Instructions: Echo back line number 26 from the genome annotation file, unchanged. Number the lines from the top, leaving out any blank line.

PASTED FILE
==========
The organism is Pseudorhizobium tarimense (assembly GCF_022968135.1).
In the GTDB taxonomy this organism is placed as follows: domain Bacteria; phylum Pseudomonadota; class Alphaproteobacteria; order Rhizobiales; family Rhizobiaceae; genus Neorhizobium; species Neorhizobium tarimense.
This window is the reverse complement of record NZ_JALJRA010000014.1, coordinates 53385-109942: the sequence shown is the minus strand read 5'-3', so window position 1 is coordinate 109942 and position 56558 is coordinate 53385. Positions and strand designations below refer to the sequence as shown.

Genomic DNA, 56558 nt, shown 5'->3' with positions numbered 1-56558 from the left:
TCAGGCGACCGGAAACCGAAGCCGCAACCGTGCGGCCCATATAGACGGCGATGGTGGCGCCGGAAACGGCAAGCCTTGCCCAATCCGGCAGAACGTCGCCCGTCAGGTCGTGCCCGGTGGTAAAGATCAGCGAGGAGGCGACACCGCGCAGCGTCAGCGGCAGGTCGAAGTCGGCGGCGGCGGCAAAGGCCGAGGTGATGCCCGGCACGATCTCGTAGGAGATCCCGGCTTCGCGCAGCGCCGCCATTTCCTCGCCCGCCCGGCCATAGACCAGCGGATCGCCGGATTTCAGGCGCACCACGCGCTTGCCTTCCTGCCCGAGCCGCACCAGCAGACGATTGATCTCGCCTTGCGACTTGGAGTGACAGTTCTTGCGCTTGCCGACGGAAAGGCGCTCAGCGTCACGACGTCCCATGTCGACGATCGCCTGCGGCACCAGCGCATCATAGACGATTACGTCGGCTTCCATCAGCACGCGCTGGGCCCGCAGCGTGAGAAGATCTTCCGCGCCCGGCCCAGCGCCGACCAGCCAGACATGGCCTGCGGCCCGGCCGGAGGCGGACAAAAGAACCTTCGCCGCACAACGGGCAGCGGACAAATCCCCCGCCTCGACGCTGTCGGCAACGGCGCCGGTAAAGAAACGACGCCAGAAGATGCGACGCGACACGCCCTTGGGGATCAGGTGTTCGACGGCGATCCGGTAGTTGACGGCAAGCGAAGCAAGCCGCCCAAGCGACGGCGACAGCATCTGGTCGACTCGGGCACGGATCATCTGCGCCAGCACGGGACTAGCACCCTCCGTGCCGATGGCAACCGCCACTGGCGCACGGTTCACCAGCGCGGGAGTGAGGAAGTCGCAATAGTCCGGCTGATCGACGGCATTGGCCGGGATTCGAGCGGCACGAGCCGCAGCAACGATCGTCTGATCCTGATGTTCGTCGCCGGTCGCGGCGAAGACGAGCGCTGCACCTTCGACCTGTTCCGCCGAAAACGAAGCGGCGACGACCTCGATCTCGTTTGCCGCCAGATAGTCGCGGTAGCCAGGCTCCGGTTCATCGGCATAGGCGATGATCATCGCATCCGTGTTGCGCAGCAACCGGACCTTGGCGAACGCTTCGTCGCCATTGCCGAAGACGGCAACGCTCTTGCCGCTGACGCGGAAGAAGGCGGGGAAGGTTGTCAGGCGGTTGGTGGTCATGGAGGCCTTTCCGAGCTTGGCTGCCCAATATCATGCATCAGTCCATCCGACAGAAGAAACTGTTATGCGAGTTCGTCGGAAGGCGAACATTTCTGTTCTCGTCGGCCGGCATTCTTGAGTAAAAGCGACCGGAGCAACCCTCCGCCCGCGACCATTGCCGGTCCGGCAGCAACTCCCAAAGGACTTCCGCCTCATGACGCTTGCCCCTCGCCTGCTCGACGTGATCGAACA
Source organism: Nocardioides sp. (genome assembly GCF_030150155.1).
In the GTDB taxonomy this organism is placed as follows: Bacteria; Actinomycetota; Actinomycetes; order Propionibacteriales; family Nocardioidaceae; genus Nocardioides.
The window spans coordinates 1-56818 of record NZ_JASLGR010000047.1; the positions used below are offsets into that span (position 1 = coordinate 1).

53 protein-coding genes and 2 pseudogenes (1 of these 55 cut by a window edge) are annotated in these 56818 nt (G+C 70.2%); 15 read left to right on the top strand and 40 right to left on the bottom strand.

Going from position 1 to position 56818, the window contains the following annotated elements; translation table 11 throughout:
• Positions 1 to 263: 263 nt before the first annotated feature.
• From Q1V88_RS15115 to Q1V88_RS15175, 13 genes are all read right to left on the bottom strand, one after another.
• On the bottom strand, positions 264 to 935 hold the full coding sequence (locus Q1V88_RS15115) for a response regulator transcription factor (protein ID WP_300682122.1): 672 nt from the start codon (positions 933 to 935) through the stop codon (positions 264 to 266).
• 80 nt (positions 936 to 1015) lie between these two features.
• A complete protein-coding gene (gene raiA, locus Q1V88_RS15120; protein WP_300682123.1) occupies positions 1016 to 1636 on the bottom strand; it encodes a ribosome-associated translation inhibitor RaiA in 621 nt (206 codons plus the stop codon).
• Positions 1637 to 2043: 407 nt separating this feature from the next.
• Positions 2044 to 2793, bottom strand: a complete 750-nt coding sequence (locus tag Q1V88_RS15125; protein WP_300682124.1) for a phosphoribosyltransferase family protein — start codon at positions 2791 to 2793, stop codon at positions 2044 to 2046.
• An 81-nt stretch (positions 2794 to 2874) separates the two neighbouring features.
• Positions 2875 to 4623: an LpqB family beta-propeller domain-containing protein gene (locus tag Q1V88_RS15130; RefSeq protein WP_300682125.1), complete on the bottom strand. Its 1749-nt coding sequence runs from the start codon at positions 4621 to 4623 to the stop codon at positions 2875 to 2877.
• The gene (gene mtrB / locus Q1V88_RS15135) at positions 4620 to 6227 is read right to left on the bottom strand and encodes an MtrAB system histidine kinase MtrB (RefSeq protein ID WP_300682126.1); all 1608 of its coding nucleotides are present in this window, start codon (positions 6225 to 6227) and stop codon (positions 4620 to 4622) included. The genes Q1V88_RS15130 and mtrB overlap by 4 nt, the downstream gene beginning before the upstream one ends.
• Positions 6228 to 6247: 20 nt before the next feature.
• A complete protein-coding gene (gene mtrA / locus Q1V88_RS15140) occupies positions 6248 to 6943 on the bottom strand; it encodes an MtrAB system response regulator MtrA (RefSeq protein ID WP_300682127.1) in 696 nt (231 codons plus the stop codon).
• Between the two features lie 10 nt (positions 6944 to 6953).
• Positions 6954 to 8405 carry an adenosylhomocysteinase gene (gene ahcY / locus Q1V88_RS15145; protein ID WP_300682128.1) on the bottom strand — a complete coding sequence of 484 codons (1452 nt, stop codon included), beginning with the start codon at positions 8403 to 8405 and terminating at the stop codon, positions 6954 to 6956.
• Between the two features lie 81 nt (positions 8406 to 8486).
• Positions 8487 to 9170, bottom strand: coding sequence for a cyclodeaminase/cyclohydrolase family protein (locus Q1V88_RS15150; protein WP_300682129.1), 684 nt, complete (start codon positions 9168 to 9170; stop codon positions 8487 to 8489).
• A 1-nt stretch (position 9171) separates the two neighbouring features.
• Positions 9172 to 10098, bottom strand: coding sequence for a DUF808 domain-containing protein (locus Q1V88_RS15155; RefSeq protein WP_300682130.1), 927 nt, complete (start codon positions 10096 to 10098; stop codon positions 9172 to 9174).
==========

• Positions 8487 to 9170, bottom strand: coding sequence for a cyclodeaminase/cyclohydrolase family protein (locus Q1V88_RS15150; protein WP_300682129.1), 684 nt, complete (start codon positions 9168 to 9170; stop codon positions 8487 to 8489).